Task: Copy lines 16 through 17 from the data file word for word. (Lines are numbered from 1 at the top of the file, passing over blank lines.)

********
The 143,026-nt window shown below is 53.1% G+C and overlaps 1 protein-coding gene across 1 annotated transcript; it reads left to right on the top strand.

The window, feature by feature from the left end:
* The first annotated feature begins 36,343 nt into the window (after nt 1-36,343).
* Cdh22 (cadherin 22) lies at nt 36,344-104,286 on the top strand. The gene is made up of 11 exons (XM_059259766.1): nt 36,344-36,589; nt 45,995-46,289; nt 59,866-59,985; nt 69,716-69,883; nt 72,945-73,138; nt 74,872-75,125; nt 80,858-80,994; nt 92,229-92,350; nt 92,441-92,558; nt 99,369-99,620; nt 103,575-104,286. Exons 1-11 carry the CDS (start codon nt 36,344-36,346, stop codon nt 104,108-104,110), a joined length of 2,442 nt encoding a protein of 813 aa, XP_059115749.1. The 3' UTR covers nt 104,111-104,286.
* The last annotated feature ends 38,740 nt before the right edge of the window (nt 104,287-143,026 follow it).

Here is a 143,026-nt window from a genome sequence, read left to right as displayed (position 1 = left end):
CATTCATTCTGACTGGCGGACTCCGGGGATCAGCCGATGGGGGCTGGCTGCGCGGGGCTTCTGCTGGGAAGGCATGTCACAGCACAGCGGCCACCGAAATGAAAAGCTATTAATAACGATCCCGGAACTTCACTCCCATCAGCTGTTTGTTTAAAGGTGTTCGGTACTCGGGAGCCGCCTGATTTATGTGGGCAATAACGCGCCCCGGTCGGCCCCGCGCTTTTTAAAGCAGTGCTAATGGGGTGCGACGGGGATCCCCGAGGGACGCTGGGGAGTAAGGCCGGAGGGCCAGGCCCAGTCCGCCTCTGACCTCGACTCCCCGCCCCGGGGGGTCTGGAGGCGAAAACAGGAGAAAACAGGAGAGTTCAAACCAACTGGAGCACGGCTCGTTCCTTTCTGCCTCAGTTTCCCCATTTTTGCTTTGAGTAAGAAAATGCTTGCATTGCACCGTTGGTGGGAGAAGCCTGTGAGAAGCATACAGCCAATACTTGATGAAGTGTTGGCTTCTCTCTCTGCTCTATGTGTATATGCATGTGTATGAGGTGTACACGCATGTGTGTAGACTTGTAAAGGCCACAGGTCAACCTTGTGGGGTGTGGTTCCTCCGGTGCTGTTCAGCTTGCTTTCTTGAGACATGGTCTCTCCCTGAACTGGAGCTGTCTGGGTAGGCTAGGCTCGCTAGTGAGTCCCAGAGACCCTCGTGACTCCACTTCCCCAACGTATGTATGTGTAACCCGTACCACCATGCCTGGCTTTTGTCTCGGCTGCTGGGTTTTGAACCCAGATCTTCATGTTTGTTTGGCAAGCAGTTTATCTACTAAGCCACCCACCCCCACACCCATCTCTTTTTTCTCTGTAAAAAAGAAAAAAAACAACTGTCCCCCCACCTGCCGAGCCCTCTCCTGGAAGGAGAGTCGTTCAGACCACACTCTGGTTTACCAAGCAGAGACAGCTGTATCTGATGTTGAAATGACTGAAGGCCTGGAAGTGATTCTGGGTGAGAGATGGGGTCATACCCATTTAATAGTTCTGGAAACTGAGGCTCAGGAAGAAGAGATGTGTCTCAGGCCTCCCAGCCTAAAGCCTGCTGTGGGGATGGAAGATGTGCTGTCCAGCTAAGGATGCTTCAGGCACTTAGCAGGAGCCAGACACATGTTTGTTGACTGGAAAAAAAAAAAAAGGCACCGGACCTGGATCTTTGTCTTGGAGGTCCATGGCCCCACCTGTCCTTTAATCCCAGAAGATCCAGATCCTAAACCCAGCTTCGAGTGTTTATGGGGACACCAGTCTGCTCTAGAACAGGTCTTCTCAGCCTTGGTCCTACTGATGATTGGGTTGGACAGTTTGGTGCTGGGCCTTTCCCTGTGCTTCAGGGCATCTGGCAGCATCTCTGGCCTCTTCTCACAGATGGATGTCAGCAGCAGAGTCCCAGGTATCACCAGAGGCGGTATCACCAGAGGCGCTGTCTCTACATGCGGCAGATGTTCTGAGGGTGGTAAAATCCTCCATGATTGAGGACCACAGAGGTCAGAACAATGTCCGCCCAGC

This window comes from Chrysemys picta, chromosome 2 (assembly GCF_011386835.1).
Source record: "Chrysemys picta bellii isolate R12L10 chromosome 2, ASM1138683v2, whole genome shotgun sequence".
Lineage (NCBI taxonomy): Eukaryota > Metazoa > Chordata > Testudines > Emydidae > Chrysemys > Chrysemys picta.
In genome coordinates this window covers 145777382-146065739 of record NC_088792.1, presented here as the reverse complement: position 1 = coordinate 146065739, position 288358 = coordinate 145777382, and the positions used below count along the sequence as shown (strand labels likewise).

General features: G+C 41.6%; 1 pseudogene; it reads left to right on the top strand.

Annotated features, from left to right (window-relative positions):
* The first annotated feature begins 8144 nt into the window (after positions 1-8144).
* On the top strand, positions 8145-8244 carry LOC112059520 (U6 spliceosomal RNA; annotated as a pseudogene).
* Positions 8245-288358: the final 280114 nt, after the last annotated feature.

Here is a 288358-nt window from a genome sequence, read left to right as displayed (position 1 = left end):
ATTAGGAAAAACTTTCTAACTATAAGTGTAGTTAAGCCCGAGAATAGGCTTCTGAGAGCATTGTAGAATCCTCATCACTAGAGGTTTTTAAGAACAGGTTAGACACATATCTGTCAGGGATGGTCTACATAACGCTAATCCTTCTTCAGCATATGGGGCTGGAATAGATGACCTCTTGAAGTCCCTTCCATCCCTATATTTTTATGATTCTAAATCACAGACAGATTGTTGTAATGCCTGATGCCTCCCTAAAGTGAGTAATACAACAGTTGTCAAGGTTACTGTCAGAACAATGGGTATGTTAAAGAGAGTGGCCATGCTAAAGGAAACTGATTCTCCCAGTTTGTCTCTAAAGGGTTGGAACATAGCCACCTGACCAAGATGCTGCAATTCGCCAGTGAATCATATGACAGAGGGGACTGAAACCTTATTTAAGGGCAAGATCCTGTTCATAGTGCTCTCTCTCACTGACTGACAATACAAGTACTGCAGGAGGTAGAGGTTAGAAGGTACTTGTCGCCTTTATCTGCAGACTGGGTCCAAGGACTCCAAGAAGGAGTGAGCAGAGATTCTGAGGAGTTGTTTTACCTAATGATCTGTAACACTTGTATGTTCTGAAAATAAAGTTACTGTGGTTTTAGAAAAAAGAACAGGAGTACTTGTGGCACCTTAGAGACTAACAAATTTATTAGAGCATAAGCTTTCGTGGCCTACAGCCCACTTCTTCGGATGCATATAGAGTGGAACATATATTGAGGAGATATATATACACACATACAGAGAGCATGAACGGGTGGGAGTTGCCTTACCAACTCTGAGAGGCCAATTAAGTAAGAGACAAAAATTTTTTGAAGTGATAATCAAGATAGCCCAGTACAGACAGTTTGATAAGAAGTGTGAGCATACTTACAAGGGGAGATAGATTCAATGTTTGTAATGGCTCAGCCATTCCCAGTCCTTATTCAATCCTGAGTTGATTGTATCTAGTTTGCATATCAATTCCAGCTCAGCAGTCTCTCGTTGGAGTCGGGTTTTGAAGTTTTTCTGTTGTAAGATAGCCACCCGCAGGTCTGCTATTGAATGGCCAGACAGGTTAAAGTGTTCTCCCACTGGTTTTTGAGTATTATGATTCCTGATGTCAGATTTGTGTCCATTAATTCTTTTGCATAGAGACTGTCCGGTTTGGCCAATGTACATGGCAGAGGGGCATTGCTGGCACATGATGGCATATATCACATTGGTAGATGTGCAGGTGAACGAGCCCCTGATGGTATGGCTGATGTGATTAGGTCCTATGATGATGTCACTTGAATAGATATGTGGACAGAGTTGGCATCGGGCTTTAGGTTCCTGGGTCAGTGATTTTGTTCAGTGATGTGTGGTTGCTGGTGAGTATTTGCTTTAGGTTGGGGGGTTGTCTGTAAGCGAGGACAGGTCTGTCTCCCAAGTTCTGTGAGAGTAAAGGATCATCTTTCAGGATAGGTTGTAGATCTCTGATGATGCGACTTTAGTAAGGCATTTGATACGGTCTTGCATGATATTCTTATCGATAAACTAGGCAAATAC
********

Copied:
* Positions 8245-288358: the final 280114 nt, after the last annotated feature.

Here is a 288358-nt window from a genome sequence, read left to right as displayed (position 1 = left end):